Fish Consumption and Colorectal Cancer Risk in Humans: A Systematic Review and Meta-analysis
American Journal of Medicine, 05/30/2012
Evidence Based Medicine
Wu S et al. – The findings from this meta–analysis suggest that fish consumption is inversely associated with colorectal cancer.Methods
- Relevant studies were identified by a search of MEDLINE and EMBASE databases to May 2011, with no restrictions.
- Reference lists from retrieved articles also were reviewed.
- Studies that reported odds ratio (OR) or relative risk estimates with 95% confidence intervals (CIs) for the association between the consumption of fish and the risk of colorectal, colon, or rectal cancer were included.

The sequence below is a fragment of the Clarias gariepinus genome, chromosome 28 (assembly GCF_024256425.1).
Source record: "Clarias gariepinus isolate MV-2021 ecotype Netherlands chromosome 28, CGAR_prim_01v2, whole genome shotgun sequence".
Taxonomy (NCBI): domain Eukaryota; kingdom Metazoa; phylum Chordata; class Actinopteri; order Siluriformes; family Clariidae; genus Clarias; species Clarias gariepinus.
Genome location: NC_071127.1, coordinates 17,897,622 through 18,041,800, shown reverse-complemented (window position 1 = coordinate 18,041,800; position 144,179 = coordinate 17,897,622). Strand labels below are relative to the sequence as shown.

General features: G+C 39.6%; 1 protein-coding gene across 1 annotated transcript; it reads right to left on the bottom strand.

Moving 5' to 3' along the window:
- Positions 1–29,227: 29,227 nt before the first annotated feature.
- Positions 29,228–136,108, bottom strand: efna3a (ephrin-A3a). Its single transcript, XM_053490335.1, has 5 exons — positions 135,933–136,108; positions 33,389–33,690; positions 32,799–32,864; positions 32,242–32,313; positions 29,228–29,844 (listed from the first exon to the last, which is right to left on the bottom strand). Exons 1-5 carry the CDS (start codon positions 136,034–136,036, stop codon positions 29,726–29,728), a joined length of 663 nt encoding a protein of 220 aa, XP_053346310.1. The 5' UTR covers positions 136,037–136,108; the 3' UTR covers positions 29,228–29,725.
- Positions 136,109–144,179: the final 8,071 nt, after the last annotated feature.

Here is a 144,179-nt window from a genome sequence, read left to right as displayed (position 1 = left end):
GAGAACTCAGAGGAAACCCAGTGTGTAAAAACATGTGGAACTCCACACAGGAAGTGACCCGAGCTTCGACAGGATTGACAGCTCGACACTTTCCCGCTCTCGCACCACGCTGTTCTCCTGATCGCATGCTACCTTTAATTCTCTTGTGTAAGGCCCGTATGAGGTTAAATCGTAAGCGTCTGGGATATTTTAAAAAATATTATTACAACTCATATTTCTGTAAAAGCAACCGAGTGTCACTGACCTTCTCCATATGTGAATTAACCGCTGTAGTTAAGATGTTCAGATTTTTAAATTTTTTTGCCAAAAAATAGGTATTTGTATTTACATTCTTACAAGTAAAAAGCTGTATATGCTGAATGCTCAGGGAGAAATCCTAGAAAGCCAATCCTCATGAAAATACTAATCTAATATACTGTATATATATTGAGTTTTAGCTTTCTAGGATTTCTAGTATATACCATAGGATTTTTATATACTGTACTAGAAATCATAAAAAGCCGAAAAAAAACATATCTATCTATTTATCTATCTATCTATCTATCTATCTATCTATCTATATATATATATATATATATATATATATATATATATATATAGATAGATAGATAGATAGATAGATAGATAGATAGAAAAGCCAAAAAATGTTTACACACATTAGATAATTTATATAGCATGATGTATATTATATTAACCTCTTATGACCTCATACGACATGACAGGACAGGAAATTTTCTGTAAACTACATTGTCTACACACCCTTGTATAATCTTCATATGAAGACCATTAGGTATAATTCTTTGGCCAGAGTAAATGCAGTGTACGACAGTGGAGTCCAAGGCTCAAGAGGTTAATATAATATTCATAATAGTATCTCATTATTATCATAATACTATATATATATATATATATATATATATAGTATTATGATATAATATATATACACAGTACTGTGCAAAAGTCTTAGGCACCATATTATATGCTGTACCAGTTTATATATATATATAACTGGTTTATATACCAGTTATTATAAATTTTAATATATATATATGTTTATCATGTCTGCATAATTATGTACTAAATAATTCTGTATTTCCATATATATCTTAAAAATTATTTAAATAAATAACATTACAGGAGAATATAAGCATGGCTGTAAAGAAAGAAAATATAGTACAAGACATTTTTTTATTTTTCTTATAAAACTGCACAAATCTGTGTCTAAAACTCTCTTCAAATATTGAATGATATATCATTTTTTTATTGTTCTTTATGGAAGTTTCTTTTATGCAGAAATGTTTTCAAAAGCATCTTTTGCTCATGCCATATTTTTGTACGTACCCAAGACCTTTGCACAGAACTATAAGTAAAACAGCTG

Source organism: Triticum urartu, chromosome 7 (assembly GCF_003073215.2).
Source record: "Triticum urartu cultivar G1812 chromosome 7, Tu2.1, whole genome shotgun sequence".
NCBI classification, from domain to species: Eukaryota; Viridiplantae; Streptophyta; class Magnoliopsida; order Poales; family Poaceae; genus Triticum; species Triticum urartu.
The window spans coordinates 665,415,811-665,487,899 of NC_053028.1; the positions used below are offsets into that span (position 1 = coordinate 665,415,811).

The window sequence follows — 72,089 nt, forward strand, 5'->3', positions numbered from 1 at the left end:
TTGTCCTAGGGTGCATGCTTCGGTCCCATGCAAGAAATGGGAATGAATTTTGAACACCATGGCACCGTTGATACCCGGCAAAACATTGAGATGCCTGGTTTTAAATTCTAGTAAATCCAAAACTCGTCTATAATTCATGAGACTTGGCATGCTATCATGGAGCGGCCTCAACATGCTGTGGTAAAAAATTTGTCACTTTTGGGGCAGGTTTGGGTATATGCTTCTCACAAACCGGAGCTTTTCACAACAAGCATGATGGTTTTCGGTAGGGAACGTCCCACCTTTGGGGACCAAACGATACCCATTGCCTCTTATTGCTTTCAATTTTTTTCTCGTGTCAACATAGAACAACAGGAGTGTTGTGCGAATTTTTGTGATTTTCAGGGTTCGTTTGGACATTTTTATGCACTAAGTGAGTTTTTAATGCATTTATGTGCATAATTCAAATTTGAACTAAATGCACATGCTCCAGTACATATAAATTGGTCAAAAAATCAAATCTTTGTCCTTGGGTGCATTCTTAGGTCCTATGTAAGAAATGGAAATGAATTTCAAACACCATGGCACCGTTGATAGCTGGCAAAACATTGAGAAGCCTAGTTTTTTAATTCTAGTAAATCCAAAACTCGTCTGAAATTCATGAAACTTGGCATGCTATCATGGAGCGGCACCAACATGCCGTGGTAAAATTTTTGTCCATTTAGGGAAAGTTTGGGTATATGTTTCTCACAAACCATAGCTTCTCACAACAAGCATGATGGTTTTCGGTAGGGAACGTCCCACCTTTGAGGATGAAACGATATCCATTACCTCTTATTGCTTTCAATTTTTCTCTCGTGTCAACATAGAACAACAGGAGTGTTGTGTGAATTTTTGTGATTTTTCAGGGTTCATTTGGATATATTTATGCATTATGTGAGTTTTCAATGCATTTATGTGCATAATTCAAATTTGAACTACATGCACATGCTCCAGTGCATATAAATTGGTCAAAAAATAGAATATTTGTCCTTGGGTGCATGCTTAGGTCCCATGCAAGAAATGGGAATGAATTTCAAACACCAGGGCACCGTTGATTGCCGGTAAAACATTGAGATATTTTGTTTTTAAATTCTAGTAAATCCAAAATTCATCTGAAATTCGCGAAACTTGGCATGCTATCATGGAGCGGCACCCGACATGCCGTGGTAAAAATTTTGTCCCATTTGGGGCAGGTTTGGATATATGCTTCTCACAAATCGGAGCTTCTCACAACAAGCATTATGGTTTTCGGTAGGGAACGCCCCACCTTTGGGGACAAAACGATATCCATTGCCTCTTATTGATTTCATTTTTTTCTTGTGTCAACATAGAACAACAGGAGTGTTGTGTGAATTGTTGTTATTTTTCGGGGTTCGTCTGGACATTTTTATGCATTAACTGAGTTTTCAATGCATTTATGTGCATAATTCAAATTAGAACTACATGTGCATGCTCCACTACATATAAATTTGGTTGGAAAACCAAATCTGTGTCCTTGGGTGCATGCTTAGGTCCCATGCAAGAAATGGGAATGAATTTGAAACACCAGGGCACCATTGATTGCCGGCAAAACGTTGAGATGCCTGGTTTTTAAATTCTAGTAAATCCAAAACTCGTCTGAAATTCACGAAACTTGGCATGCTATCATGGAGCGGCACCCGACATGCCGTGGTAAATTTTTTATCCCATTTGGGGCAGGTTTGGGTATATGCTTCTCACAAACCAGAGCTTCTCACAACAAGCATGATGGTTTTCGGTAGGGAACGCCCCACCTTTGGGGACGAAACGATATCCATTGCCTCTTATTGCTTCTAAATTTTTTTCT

- Two authors independently extracted data and assessed study quality.
- The risk estimate (hazard ratio, relative risk, or OR) of the highest and lowest reported categories of fish intake were extracted from each study and analyzed using a random–effects model.
- Twenty–two prospective cohort and 19 case–control studies on fish consumption and colorectal cancer risk met the inclusion criteria and were included in the meta–analysis.
- The analysis found that fish consumption decreased the risk of colorectal cancer by 12% (summary OR, 0.88; 95% CI, 0.80–0.95).
- The pooled ORs of colorectal cancer for the highest versus lowest fish consumption in case–control studies and cohort studies were 0.83 (95% CI, 0.72–0.95) and 0.93 (95% CI, 0.86–1.01), respectively.
- There was heterogeneity among case–control studies (P<.001) but not among cohort studies.
- A significant inverse association was found between fish intake and rectal cancer (summary OR, 0.79; 95% CI, 0.65–0.97), and there was a modest trend seen between fish consumption and colon cancer (summary OR, 0.96; 95% CI, 0.81–1.14).
- This study had no publication bias.